LOUISVILLE, Ky. (WDRB) – This was a night for John Calipari’s youngest University of Kentucky basketball team yet to grow up. And on a big stage, against a big-name opponent, the young Wildcats did.

In a tense, often sloppy game, Kentucky erased an early 11-point deficit, poked ahead several times in the second half, but in the end couldn’t overcome its own mistakes in a 65-61 loss to No. 4-ranked Kansas in the Champions Classic in Chicago's United Center.

Still, it was an encouraging performance from the Wildcats. Despite 18 turnovers and a large first-half rebounding deficit, the game was in the balance till the end. After forcing a shot-clock violation with 33.6 seconds left, Kentucky got the ball trailing 61-59.

Kevin Knox led the Wildcats all night, and finished with 20 points on 8 of 13 shooting, but didn’t get the ball enough in the final minutes. He did get it on Kentucky’s ensuing possession, but missed a leaning jumper, and Kansas rebounded. Malik Newman hit a pair of free throws to put the Jayhawks up four.

Sacha Killeya-Jones scored on a put-back with eight seconds left. But two free throws from Devonte' Graham sealed it for Kansas.

"I'll give it to my team, we really fought tonight," Knox told reporters after the game. "A lot of people had us losing this game at least by 20, 30 points, but we said before the game we wasn't letting that happen. They're a veteran team, we're a real young team, and a lot of people thought they had the advantage. But tonight we fought our butts off, we played really hard in the second half. We really could have won the game, to be honest. We only lost by four points and we had eight freshmen. If we keep playing like that, later on in the year we'll be really good."

Kansas got 17 points from Sviatoslav Mykhailiuk, 13 from Udoka Azibuike and 10 from Malik Newman.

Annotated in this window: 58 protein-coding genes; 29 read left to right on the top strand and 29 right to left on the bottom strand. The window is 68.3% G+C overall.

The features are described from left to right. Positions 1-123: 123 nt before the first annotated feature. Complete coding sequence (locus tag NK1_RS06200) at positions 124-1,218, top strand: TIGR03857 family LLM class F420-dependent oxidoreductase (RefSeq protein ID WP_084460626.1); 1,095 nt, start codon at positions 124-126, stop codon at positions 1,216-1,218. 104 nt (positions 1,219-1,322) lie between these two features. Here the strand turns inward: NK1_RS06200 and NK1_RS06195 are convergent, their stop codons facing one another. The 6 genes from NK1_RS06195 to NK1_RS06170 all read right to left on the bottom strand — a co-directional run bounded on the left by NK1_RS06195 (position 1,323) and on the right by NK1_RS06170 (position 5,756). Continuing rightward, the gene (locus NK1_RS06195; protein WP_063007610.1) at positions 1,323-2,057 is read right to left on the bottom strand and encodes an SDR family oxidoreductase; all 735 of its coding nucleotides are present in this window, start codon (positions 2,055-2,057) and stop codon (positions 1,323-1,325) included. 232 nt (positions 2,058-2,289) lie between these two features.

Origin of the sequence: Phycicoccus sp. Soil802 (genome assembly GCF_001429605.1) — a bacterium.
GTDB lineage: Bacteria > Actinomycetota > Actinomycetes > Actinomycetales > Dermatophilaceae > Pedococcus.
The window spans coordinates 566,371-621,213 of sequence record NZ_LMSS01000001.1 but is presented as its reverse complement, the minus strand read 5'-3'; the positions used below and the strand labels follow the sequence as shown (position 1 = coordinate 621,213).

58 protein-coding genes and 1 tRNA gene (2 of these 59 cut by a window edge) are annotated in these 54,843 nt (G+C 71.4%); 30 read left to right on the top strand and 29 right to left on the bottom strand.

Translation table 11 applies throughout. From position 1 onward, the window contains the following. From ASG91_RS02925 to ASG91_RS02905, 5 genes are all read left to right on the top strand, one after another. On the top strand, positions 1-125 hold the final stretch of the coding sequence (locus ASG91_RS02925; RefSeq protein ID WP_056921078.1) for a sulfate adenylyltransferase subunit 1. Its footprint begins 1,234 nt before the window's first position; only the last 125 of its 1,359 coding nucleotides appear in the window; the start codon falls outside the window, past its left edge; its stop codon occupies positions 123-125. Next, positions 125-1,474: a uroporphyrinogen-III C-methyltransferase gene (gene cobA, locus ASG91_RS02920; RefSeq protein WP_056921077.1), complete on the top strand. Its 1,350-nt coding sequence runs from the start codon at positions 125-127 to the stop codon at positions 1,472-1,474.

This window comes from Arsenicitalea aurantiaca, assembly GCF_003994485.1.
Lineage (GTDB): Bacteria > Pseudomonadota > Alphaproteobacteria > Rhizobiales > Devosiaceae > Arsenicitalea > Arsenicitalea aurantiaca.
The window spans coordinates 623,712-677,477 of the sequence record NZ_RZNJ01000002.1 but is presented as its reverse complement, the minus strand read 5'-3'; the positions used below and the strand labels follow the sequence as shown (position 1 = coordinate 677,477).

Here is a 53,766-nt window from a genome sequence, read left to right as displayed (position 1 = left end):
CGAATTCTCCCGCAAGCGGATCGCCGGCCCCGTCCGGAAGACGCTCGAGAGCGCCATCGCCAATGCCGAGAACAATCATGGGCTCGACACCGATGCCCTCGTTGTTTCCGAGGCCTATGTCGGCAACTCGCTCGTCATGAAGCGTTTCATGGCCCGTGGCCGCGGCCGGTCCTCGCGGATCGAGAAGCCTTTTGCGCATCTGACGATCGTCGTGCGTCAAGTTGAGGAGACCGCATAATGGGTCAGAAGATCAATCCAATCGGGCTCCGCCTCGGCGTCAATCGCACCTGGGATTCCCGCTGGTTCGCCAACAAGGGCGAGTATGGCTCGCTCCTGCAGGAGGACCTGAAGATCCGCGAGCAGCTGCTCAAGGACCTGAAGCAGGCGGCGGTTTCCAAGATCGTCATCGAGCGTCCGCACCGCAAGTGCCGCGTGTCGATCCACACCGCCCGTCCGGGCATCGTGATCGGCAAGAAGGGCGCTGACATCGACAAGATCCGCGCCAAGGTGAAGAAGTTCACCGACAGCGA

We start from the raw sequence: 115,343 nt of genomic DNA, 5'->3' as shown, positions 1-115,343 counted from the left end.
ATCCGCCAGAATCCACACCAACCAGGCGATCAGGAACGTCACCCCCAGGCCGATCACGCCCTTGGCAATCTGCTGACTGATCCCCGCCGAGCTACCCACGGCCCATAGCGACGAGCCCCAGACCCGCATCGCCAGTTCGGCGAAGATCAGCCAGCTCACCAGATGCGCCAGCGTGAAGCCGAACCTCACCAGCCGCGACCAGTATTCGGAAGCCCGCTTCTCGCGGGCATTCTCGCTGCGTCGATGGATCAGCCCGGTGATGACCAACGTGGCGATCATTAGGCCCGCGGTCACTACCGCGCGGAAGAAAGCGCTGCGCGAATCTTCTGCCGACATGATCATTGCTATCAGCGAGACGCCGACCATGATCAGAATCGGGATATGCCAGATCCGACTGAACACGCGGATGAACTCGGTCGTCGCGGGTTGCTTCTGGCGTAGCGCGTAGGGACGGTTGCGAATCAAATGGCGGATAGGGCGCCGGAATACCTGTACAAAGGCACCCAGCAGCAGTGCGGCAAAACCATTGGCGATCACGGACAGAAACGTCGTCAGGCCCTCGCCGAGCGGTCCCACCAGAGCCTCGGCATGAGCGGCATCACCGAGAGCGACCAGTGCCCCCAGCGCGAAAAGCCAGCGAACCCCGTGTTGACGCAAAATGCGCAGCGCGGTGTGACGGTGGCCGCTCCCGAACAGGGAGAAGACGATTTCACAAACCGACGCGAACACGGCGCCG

Hamidou Diallo finished with 14 for Kentucky, which shot 41.8 percent but made just 3 of 13 from three-point range, including 0-6 in the second half. Kansas finished with a 20-12 edge in second-chance points and a 17-12 lead in points off turnovers. Kentucky held a 17-3 edge in bench points against a Kansas team playing with only seven scholarship players.

"Look, we have so much teaching," Calipari said. "The thought of what I have to do, and our staff, is kind of tiring to me. Like, I don't want to think about it. . . . We're a ways away to get to where we need to be. But to play in a game like this, in that environment, and have a chance to win, wow. Bunch of freshmen. Pretty good."

Bill Self, who improved to 3-4 in Champions Classic games, said the event doesn't have a downside, win or lose. No. 1 Duke edged No. 2 Michigan State in the opener.

"It was a great grind it out win for us, to play basically just six guys and be able to pull that off, I'm proud of my team," Kansas coach Bill Self said. "These games don't hurt you. Years we've lost, we've still been a No. 1 or No. 2 seed. People aren't going to hold a loss to Duke or Michigan State or Kentucky against you. It's a good event, I know TV is happy, and if you can stand to watch it, it was a good game tonight."

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